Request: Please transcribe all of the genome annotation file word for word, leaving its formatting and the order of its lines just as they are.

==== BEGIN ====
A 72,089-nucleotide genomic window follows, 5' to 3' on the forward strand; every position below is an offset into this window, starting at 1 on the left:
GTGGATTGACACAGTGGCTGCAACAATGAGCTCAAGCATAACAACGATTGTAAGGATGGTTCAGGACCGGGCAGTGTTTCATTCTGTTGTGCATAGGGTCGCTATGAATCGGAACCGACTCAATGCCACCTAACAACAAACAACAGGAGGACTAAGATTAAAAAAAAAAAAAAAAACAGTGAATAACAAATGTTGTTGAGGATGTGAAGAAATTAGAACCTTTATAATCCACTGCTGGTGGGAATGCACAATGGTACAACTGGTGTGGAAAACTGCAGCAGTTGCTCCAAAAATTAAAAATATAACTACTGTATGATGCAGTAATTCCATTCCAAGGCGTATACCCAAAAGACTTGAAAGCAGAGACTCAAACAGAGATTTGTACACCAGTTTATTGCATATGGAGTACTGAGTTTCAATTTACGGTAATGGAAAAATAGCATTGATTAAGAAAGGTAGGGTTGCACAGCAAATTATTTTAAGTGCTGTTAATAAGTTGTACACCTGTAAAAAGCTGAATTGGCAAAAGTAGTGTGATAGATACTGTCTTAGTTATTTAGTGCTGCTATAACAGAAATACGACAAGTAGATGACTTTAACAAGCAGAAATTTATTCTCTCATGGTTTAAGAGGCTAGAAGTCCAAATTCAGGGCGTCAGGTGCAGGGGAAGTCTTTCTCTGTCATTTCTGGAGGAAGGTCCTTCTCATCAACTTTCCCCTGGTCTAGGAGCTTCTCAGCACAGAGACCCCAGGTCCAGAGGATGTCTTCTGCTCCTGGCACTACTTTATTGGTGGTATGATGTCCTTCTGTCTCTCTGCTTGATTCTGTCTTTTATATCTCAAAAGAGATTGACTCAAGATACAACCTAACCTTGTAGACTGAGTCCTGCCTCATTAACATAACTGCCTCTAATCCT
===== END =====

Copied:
A 72,089-nucleotide genomic window follows, 5' to 3' on the forward strand; every position below is an offset into this window, starting at 1 on the left:
GTGGATTGACACAGTGGCTGCAACAATGAGCTCAAGCATAACAACGATTGTAAGGATGGTTCAGGACCGGGCAGTGTTTCATTCTGTTGTGCATAGGGTCGCTATGAATCGGAACCGACTCAATGCCACCTAACAACAAACAACAGGAGGACTAAGATTAAAAAAAAAAAAAAAAACAGTGAATAACAAATGTTGTTGAGGATGTGAAGAAATTAGAACCTTTATAATCCACTGCTGGTGGGAATGCACAATGGTACAACTGGTGTGGAAAACTGCAGCAGTTGCTCCAAAAATTAAAAATATAACTACTGTATGATGCAGTAATTCCATTCCAAGGCGTATACCCAAAAGACTTGAAAGCAGAGACTCAAACAGAGATTTGTACACCAGTTTATTGCATATGGAGTACTGAGTTTCAATTTACGGTAATGGAAAAATAGCATTGATTAAGAAAGGTAGGGTTGCACAGCAAATTATTTTAAGTGCTGTTAATAAGTTGTACACCTGTAAAAAGCTGAATTGGCAAAAGTAGTGTGATAGATACTGTCTTAGTTATTTAGTGCTGCTATAACAGAAATACGACAAGTAGATGACTTTAACAAGCAGAAATTTATTCTCTCATGGTTTAAGAGGCTAGAAGTCCAAATTCAGGGCGTCAGGTGCAGGGGAAGTCTTTCTCTGTCATTTCTGGAGGAAGGTCCTTCTCATCAACTTTCCCCTGGTCTAGGAGCTTCTCAGCACAGAGACCCCAGGTCCAGAGGATGTCTTCTGCTCCTGGCACTACTTTATTGGTGGTATGATGTCCTTCTGTCTCTCTGCTTGATTCTGTCTTTTATATCTCAAAAGAGATTGACTCAAGATACAACCTAACCTTGTAGACTGAGTCCTGCCTCATTAACATAACTGCCTCTAATCCT